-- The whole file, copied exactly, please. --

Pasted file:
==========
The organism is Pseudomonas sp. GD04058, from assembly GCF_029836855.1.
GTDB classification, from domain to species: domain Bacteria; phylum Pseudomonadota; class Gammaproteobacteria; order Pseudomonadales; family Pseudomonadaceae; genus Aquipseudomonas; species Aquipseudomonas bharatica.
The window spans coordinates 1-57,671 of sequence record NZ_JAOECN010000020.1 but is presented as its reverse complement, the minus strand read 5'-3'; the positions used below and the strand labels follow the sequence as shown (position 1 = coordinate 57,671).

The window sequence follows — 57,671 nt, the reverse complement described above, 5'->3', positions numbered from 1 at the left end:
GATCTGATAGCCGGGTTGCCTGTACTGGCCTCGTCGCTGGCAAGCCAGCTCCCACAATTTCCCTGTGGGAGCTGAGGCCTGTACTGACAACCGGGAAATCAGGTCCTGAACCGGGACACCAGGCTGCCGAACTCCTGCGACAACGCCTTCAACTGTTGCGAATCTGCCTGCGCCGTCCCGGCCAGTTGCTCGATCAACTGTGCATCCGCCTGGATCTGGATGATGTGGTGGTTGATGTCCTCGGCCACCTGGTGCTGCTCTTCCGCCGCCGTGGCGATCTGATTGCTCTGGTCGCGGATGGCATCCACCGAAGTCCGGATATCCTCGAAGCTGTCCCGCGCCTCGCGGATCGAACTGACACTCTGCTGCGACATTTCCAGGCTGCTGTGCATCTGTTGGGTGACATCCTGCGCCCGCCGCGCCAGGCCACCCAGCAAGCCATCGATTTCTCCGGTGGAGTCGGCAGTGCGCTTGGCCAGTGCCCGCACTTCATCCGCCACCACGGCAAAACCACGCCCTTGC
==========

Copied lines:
The organism is Pseudomonas sp. GD04058, from assembly GCF_029836855.1.
GTDB classification, from domain to species: domain Bacteria; phylum Pseudomonadota; class Gammaproteobacteria; order Pseudomonadales; family Pseudomonadaceae; genus Aquipseudomonas; species Aquipseudomonas bharatica.
The window spans coordinates 1-57,671 of sequence record NZ_JAOECN010000020.1 but is presented as its reverse complement, the minus strand read 5'-3'; the positions used below and the strand labels follow the sequence as shown (position 1 = coordinate 57,671).

The window sequence follows — 57,671 nt, the reverse complement described above, 5'->3', positions numbered from 1 at the left end:
GATCTGATAGCCGGGTTGCCTGTACTGGCCTCGTCGCTGGCAAGCCAGCTCCCACAATTTCCCTGTGGGAGCTGAGGCCTGTACTGACAACCGGGAAATCAGGTCCTGAACCGGGACACCAGGCTGCCGAACTCCTGCGACAACGCCTTCAACTGTTGCGAATCTGCCTGCGCCGTCCCGGCCAGTTGCTCGATCAACTGTGCATCCGCCTGGATCTGGATGATGTGGTGGTTGATGTCCTCGGCCACCTGGTGCTGCTCTTCCGCCGCCGTGGCGATCTGATTGCTCTGGTCGCGGATGGCATCCACCGAAGTCCGGATATCCTCGAAGCTGTCCCGCGCCTCGCGGATCGAACTGACACTCTGCTGCGACATTTCCAGGCTGCTGTGCATCTGTTGGGTGACATCCTGCGCCCGCCGCGCCAGGCCACCCAGCAAGCCATCGATTTCTCCGGTGGAGTCGGCAGTGCGCTTGGCCAGTGCCCGCACTTCATCCGCCACCACGGCAAAACCACGCCCTTGC